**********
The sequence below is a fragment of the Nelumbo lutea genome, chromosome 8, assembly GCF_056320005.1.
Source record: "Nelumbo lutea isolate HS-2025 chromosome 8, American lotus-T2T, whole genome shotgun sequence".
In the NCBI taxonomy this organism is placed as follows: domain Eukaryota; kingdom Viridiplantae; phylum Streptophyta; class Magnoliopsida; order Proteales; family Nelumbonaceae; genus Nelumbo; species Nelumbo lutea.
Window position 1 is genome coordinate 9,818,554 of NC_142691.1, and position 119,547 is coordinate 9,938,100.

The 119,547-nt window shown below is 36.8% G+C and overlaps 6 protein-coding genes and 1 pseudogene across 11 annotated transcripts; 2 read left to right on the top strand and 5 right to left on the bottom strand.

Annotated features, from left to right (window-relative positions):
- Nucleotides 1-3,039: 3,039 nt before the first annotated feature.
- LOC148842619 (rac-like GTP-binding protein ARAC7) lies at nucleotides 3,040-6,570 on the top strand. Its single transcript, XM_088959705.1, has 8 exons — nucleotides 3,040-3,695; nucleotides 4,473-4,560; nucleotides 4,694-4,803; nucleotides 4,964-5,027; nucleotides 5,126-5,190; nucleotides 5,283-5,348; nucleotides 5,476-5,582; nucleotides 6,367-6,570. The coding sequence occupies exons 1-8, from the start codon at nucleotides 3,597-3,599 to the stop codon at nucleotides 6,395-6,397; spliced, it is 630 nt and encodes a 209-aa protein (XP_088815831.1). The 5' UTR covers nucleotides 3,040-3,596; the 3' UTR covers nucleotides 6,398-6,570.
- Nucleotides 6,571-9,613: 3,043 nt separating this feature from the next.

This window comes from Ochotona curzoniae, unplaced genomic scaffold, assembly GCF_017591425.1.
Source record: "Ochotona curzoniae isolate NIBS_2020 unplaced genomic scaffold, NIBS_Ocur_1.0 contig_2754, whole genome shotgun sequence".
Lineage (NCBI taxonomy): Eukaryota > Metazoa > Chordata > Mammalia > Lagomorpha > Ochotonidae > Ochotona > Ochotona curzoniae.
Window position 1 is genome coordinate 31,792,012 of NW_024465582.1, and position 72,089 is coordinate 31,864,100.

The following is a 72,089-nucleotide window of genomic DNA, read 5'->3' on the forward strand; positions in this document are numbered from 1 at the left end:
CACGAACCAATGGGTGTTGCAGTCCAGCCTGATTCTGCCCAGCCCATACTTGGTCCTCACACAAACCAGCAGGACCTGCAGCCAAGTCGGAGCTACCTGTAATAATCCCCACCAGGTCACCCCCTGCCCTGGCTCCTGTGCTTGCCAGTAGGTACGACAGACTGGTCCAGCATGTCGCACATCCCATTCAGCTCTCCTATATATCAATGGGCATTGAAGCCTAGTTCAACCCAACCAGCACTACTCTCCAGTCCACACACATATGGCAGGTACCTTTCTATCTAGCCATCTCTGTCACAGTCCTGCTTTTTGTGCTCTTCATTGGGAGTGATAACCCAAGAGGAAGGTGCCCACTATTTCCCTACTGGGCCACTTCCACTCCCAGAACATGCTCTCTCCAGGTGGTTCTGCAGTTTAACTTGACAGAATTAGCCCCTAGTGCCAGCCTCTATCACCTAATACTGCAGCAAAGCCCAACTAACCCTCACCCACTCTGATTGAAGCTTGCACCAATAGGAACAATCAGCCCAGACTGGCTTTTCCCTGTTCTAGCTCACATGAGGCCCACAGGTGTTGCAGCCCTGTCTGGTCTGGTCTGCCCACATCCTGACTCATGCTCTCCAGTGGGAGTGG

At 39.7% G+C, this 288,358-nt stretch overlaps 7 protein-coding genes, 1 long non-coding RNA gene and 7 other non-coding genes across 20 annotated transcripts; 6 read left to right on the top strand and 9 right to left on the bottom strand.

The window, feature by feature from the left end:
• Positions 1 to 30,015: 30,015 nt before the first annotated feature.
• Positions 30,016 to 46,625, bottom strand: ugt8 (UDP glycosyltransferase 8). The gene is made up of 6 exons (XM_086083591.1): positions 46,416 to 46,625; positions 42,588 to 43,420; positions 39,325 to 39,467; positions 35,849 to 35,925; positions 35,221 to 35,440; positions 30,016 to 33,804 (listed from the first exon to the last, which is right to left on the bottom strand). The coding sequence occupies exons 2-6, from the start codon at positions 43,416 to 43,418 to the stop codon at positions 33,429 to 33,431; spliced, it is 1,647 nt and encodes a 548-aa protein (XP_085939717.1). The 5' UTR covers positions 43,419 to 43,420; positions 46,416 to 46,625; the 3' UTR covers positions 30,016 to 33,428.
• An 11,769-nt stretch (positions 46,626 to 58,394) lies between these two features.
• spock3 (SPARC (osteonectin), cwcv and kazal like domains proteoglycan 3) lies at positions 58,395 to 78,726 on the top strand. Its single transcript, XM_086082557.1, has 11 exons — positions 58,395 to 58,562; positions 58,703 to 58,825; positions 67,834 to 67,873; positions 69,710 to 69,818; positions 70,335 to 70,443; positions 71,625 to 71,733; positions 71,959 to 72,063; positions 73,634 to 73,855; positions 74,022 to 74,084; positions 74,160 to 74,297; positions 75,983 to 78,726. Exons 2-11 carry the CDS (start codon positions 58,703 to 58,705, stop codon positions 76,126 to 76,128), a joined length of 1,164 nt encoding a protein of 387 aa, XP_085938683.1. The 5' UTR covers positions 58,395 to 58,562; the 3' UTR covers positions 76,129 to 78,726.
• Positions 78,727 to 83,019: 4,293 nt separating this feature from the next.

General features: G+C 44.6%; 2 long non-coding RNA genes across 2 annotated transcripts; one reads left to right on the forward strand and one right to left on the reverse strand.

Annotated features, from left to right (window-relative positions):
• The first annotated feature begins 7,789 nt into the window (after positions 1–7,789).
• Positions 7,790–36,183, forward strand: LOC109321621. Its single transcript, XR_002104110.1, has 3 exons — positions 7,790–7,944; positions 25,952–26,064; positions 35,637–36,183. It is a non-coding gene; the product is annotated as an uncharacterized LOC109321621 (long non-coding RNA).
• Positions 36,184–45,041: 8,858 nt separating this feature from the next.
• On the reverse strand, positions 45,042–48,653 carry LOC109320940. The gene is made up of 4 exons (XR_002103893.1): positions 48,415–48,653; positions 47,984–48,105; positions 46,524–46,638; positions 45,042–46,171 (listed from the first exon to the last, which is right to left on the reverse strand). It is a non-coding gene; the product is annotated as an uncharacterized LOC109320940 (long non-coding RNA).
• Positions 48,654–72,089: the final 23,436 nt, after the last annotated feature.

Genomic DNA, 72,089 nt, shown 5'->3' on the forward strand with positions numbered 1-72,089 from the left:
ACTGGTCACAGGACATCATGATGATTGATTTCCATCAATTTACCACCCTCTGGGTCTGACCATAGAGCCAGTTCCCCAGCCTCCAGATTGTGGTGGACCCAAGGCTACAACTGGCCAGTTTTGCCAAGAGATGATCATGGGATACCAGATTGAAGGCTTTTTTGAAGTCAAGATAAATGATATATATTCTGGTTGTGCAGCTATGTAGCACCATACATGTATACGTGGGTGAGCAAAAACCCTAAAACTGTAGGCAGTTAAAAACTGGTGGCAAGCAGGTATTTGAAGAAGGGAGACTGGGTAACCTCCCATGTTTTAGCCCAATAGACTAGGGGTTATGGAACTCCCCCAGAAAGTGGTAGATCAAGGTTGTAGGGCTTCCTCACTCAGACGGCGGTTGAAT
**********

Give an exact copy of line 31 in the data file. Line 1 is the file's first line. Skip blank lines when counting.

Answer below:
ACTGGTCACAGGACATCATGATGATTGATTTCCATCAATTTACCACCCTCTGGGTCTGACCATAGAGCCAGTTCCCCAGCCTCCAGATTGTGGTGGACCCAAGGCTACAACTGGCCAGTTTTGCCAAGAGATGATCATGGGATACCAGATTGAAGGCTTTTTTGAAGTCAAGATAAATGATATATATTCTGGTTGTGCAGCTATGTAGCACCATACATGTATACGTGGGTGAGCAAAAACCCTAAAACTGTAGGCAGTTAAAAACTGGTGGCAAGCAGGTATTTGAAGAAGGGAGACTGGGTAACCTCCCATGTTTTAGCCCAATAGACTAGGGGTTATGGAACTCCCCCAGAAAGTGGTAGATCAAGGTTGTAGGGCTTCCTCACTCAGACGGCGGTTGAAT